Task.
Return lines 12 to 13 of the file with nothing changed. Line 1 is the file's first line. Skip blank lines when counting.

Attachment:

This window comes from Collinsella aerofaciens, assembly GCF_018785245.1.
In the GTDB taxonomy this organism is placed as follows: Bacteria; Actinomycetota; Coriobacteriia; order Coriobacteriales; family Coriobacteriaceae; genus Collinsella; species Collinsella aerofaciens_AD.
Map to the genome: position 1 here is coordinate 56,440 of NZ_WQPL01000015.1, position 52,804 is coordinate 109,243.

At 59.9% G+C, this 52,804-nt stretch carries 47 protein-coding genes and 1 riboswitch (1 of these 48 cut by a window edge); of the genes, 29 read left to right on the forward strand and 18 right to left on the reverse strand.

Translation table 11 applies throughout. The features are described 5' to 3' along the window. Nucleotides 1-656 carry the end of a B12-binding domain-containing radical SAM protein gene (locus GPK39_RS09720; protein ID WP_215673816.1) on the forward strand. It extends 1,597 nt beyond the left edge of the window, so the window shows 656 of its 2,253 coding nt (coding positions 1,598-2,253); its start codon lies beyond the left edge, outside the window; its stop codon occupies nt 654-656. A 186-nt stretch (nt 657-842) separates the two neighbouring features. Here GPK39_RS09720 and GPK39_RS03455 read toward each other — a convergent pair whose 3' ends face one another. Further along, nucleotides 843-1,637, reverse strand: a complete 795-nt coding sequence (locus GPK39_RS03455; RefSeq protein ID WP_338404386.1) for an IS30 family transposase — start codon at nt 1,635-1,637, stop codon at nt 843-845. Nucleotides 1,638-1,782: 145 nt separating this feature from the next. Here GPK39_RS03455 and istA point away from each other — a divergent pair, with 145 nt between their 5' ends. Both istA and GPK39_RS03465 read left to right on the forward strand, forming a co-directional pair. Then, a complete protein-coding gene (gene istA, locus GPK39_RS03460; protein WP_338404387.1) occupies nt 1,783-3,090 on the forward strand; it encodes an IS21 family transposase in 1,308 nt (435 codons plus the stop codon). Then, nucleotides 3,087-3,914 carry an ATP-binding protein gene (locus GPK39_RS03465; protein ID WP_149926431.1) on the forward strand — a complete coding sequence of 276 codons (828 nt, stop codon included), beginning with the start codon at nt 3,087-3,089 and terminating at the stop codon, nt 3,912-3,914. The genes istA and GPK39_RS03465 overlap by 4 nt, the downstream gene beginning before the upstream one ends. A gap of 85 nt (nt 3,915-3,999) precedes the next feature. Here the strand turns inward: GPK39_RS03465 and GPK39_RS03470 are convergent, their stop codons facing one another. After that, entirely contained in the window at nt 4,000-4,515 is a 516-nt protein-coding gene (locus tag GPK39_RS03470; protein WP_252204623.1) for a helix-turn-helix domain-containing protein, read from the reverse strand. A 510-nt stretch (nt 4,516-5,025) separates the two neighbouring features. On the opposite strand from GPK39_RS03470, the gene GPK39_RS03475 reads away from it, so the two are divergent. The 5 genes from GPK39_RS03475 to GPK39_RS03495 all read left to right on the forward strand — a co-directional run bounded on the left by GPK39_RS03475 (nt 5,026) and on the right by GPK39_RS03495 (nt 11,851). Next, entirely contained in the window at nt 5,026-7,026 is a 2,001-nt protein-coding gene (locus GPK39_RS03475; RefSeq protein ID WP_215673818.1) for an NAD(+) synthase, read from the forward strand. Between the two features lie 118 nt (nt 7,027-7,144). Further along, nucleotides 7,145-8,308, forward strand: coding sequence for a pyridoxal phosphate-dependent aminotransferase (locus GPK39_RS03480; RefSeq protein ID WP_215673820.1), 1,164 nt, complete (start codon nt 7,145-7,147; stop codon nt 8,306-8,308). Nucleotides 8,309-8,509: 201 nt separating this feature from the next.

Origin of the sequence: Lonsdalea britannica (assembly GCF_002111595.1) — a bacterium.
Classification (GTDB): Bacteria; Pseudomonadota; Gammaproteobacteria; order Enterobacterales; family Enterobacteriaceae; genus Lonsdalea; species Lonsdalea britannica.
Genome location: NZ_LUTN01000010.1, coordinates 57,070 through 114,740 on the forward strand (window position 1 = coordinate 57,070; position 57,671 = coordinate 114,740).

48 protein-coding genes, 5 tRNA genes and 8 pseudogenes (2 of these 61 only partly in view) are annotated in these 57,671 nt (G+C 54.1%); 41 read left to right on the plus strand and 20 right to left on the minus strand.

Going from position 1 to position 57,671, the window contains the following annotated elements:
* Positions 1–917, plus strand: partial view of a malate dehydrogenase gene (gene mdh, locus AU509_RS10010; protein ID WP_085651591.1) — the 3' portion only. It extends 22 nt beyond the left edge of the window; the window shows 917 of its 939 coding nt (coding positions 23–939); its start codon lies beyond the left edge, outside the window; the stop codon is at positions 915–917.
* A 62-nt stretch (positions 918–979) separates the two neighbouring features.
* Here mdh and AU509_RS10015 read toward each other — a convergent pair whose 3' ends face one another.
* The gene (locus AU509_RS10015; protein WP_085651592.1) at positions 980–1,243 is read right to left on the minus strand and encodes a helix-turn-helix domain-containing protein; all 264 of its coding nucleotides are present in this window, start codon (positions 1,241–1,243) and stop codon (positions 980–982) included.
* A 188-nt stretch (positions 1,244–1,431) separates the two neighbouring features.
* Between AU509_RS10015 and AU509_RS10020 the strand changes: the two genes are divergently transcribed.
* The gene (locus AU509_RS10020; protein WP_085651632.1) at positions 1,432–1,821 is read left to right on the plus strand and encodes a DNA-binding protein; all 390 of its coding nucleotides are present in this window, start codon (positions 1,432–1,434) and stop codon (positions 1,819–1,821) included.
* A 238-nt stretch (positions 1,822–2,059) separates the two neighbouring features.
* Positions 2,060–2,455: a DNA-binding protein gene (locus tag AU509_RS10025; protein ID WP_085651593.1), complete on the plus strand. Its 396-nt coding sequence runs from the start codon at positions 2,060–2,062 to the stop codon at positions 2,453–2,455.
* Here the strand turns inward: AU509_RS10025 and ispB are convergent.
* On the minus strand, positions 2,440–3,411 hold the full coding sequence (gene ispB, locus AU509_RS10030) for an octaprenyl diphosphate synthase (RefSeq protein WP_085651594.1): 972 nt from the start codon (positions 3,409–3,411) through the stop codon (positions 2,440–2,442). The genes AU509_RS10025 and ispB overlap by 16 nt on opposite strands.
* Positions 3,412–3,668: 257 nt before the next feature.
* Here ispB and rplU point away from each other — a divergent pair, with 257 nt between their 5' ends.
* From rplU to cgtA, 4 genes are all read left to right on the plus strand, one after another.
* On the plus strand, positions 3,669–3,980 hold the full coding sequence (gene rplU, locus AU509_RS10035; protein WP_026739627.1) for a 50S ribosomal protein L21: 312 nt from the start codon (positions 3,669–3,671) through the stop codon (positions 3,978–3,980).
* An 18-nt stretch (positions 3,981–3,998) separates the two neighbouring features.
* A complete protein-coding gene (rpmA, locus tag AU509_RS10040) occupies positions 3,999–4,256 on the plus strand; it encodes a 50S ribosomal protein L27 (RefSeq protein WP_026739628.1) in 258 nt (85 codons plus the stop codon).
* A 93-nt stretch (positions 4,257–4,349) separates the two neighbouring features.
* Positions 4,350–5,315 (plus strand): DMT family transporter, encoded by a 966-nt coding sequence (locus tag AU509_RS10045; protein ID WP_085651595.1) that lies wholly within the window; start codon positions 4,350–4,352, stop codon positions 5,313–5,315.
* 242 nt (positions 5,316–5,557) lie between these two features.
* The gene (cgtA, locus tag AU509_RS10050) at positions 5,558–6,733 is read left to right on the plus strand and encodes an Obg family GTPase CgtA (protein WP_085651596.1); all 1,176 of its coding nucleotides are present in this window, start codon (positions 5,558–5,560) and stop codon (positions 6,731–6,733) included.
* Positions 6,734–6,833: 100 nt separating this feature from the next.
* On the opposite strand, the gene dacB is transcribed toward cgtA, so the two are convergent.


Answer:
* A 62-nt stretch (positions 918–979) separates the two neighbouring features.
* Here mdh and AU509_RS10015 read toward each other — a convergent pair whose 3' ends face one another.